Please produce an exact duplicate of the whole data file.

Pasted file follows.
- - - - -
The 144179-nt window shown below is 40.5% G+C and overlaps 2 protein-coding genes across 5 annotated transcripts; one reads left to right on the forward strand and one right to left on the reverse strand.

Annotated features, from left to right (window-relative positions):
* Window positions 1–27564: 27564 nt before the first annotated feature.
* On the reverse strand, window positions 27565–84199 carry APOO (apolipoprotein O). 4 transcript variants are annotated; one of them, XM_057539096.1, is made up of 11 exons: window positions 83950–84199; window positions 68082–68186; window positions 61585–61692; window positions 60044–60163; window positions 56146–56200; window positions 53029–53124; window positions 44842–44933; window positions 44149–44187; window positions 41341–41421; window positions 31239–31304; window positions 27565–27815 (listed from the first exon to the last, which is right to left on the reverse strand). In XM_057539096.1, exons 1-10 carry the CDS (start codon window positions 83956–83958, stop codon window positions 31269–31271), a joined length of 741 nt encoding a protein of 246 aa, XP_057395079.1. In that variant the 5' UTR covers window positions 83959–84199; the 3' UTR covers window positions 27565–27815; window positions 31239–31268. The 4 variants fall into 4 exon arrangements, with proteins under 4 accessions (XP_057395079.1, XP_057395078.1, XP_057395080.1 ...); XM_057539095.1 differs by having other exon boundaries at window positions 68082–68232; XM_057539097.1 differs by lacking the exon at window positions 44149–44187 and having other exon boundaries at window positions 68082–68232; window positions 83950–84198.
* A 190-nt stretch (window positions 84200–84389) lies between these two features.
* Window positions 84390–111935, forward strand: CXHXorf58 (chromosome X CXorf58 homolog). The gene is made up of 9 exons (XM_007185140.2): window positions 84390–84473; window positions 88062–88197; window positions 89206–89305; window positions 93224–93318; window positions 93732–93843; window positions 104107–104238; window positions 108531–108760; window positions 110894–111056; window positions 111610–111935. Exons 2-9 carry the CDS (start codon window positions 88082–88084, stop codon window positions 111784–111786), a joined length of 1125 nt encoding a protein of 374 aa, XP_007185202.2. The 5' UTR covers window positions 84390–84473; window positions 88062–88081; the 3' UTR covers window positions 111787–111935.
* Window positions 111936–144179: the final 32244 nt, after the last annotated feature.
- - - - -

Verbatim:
The 144179-nt window shown below is 40.5% G+C and overlaps 2 protein-coding genes across 5 annotated transcripts; one reads left to right on the forward strand and one right to left on the reverse strand.

Annotated features, from left to right (window-relative positions):
* Window positions 1–27564: 27564 nt before the first annotated feature.
* On the reverse strand, window positions 27565–84199 carry APOO (apolipoprotein O). 4 transcript variants are annotated; one of them, XM_057539096.1, is made up of 11 exons: window positions 83950–84199; window positions 68082–68186; window positions 61585–61692; window positions 60044–60163; window positions 56146–56200; window positions 53029–53124; window positions 44842–44933; window positions 44149–44187; window positions 41341–41421; window positions 31239–31304; window positions 27565–27815 (listed from the first exon to the last, which is right to left on the reverse strand). In XM_057539096.1, exons 1-10 carry the CDS (start codon window positions 83956–83958, stop codon window positions 31269–31271), a joined length of 741 nt encoding a protein of 246 aa, XP_057395079.1. In that variant the 5' UTR covers window positions 83959–84199; the 3' UTR covers window positions 27565–27815; window positions 31239–31268. The 4 variants fall into 4 exon arrangements, with proteins under 4 accessions (XP_057395079.1, XP_057395078.1, XP_057395080.1 ...); XM_057539095.1 differs by having other exon boundaries at window positions 68082–68232; XM_057539097.1 differs by lacking the exon at window positions 44149–44187 and having other exon boundaries at window positions 68082–68232; window positions 83950–84198.
* A 190-nt stretch (window positions 84200–84389) lies between these two features.
* Window positions 84390–111935, forward strand: CXHXorf58 (chromosome X CXorf58 homolog). The gene is made up of 9 exons (XM_007185140.2): window positions 84390–84473; window positions 88062–88197; window positions 89206–89305; window positions 93224–93318; window positions 93732–93843; window positions 104107–104238; window positions 108531–108760; window positions 110894–111056; window positions 111610–111935. Exons 2-9 carry the CDS (start codon window positions 88082–88084, stop codon window positions 111784–111786), a joined length of 1125 nt encoding a protein of 374 aa, XP_007185202.2. The 5' UTR covers window positions 84390–84473; window positions 88062–88081; the 3' UTR covers window positions 111787–111935.
* Window positions 111936–144179: the final 32244 nt, after the last annotated feature.